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Publication numberUS5707157 A
Publication typeGrant
Application numberUS 08/693,734
Publication dateJan 13, 1998
Filing dateAug 7, 1996
Priority dateAug 7, 1996
Fee statusLapsed
Publication number08693734, 693734, US 5707157 A, US 5707157A, US-A-5707157, US5707157 A, US5707157A
InventorsLarry A. Pritchard, John R. Forsyth
Original AssigneeNew Venture Gear, Inc.
Export CitationBiBTeX, EndNote, RefMan
External Links: USPTO, USPTO Assignment, Espacenet
Bearing retention mechanism
US 5707157 A
A bearing retention system for use in mounting a bearing assembly. The bearing retention system includes a retainer stud having an elongated head that is used to axially restrain a race of the bearing assembly and a locknut that is used to tighten the retainer stud.
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What is claimed is:
1. A bearing retention mechanism comprising:
a first component;
a second component;
a bearing assembly arranged to permit relative rotation between said first and second components, said bearing assembly including an inner race fixed to said first component, an outer race, and a plurality of rolling contact elements rollingly disposed between said inner and outer races; and
a retainer stud having a shank extending through a bore in said second component and an elongated head for engaging said outer race so as to fix said outer race to said second component.
2. The bearing retention mechanism of claim 1 wherein said first component is a shaft and said second component is a housing with said bearing assembly arranged to support said shaft for rotation in said housing.
3. The bearing retention mechanism of claim 1 wherein said shank of said retainer stud has a threaded segment extending partially out of said bore, and said bearing retention mechanism further comprises a locknut for engaging said threaded segment of said shank to tighten said retainer stud relative to said second component.
4. The bearing retention mechanism of claim 1 wherein said shank of said retainer stud includes a circumferential groove that receives an O-ring seal therein for sealing against said bore.
5. The bearing retention mechanism of claim 1 wherein said head of said retainer stud is movable between a first position disengaged from said outer race and a second position overlying and engaging said outer race.
6. The bearing retention mechanism of claim 5 further comprising a post extending from said second component for locating said head of said retainer stud in said second position.
7. The bearing retention mechanism of claim 1 wherein said outer race has a first lateral surface located adjacent a shoulder formed in said second component and a second lateral surface engaged by said head of said retainer stud.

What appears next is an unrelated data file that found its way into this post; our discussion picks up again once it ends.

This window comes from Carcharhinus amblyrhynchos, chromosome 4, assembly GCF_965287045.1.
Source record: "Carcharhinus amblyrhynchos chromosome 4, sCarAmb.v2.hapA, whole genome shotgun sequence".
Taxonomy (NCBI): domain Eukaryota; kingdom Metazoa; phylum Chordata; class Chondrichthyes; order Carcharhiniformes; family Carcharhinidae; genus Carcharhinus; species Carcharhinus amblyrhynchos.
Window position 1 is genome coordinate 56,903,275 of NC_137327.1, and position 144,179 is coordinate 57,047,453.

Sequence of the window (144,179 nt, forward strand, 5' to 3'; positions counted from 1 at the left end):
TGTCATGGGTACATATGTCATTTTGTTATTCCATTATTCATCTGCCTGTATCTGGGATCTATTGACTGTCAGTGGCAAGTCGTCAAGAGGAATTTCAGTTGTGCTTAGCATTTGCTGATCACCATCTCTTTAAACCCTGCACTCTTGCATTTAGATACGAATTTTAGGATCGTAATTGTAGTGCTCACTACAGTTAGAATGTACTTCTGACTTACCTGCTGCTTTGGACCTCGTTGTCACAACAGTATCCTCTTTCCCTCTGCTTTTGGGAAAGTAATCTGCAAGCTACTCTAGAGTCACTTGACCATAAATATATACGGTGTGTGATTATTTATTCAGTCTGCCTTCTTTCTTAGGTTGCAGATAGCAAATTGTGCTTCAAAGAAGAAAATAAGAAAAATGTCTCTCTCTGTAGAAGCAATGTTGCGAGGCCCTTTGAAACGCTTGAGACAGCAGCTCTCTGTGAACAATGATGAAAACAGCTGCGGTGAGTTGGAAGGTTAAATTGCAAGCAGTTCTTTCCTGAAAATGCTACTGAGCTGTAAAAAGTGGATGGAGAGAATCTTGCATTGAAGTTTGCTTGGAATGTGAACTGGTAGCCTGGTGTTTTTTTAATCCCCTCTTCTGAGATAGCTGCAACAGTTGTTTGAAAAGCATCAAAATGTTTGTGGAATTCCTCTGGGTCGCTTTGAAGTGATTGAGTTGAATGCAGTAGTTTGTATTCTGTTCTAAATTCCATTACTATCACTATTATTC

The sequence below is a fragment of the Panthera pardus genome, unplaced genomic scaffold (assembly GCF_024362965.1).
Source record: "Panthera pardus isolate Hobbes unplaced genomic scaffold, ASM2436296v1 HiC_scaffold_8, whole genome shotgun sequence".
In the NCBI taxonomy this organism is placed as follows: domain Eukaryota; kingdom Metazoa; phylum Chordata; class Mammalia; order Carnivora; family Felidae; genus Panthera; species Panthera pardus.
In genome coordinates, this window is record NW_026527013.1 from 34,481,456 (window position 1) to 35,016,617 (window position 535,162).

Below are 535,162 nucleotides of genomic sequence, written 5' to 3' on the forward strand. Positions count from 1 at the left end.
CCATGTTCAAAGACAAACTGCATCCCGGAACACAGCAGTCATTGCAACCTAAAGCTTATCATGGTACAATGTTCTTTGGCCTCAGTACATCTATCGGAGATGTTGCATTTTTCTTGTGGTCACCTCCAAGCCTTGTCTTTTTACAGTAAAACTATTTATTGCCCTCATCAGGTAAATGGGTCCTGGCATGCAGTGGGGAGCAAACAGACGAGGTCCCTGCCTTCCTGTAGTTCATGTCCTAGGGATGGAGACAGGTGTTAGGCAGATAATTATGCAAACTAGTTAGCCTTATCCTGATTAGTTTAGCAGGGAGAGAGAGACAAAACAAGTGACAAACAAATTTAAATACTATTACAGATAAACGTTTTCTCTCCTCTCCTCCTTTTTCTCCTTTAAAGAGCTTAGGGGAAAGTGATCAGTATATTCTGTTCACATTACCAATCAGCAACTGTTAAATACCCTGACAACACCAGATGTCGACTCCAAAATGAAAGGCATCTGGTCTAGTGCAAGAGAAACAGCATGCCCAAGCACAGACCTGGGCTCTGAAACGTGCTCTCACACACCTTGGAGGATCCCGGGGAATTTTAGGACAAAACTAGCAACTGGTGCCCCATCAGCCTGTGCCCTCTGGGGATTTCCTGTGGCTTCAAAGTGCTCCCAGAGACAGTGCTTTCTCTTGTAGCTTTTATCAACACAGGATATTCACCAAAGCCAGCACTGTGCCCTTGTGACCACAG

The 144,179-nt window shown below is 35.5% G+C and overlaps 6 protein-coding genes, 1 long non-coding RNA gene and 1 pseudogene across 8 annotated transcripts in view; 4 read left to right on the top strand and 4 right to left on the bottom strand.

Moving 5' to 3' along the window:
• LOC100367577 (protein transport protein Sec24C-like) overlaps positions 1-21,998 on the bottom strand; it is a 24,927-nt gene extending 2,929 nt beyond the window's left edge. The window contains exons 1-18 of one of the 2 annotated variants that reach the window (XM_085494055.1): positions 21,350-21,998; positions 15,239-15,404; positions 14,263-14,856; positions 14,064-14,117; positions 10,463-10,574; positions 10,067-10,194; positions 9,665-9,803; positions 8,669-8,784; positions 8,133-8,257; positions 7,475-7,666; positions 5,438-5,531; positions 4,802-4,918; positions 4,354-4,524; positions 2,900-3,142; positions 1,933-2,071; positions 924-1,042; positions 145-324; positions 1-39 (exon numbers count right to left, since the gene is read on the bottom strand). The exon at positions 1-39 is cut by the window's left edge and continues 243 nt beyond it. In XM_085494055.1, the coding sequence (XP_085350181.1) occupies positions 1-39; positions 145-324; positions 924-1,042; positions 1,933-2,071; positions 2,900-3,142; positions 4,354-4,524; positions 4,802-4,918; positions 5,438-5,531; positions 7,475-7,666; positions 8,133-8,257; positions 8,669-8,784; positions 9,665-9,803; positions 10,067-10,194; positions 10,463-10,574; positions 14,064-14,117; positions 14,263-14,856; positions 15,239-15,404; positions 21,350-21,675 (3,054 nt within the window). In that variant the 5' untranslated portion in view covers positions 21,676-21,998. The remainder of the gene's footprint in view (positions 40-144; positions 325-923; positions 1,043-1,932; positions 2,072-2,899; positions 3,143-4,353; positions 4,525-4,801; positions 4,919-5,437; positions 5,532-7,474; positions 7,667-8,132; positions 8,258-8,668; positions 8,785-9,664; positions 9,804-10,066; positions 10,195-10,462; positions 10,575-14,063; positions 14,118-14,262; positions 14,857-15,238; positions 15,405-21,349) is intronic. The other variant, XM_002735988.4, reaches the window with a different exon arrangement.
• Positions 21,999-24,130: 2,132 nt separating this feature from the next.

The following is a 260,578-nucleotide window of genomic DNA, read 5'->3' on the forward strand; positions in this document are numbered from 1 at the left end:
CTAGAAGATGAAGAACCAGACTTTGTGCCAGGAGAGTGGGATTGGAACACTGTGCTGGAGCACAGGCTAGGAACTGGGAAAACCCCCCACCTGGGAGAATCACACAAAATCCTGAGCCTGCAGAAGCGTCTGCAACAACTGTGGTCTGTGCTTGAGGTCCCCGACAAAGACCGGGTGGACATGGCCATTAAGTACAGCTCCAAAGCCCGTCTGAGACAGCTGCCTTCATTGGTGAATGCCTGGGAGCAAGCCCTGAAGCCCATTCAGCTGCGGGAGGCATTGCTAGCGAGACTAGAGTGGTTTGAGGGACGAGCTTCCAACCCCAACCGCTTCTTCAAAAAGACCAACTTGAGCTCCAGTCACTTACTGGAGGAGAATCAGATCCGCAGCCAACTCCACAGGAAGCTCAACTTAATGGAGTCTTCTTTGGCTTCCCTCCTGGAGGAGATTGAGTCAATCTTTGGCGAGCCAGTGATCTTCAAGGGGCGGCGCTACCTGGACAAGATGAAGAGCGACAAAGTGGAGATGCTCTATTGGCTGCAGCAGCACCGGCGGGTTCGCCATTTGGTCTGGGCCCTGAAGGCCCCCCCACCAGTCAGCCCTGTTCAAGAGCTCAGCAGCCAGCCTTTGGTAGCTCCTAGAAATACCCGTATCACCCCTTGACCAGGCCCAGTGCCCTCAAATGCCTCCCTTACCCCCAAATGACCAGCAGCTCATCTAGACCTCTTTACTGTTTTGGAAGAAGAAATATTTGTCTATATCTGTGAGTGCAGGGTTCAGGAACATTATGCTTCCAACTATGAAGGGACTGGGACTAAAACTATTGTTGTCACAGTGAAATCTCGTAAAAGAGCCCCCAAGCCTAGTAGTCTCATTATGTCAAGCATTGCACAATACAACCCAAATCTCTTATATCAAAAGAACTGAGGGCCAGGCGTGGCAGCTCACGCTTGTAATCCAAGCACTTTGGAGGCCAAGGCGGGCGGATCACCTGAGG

8. The bearing retention mechanism of claim 1, wherein said elongated head includes at least one radially extending end segment.
9. The bearing retention mechanism of claim 8, wherein said retainer stud includes a slot formed in a terminal end of said shank for verifying correct location of said elongated head in a post-assembly position.

The present invention relates generally to bearings and, more specifically, to a retention mechanism for mounting a bearing assembly between a shaft and a housing.

As is known, bearing assemblies are used to support a first component (i.e., a shaft) for rotation relative to a second component (i.e., a housing). Typical bearing assemblies include an inner race fixed to one of the components, an outer race fixed to the other component, and a plurality of rolling contact elements (i.e., balls, rollers, etc.) retained therebetween. To maintain proper axial alignment of the bearing assembly, the inner and outer races are commonly retained against a shoulder formed on the corresponding component by a snap ring, a locknut, or a retainer plate. While such conventional bearing retention arrangements are widely used, they have assembly requirements which tend to be labor intensive.


Accordingly, the present invention is an improvement over conventional bearing retention systems which aids in more efficient installation of the bearing assembly.

Specifically, the present invention is directed to a bearing retention mechanism including a retainer stud having a threaded shank and an elongated head used to retain one of the bearing races, and a locknut fastened to the threaded shank for applying the necessary clamping torque to the stud. The elongated head is rotated to a first (i.e., "pre-assembly") position during installation of the bearing assembly. Thereafter, when the bearing assembly is properly seated, the elongated head can then be rotated to a second (i.e., "post-assembly") position whereat it overlies the bearing race and, thus, holds the bearing assembly in place. The locknut is then tightened to apply the requisite clamping torque on the stud. Finally, a raised boss is provided to properly orient the stud head in its second position, thus ensuring proper alignment.

The bearing retention mechanism of the present invention also includes an O-ring that seals the retainer stud in a fluid-tight manner relative to the component to which it is mounted.


The various advantages of the present invention will become apparent to those skilled in the art after studying the following specification and by reference to the drawings in which:

FIG. 1 is a partial sectional view depicting a bearing retention mechanism according to a preferred embodiment of the present invention;

FIG. 2 is an end view showing the position of the stud retainer with respect to both the bearing assembly and the raised boss;

FIG. 3 is an enlarged side view of the retainer stud with an O-ring seal installed thereon;

FIG. 4 is an enlarged side view of the retainer stud according to an alternative preferred embodiment of the present invention;

FIG. 5 is an end view of FIG. 4; and

FIG. 6 is a view, similar to FIG. 2, showing the stud retainer of FIG. 4 used therein.


With reference to the drawings, a bearing retention mechanism 10 for retaining a bearing assembly 12 between two components is disclosed. In the embodiment shown, the two components include a shaft 14 and a housing 16, with shaft 14 supported by bearing assembly 12 for rotation in housing 16. As will be appreciated, shaft 14 and housing 16 are merely exemplary of the type of components used with bearing retention mechanism 10 for securing bearing assembly 12 therebetween.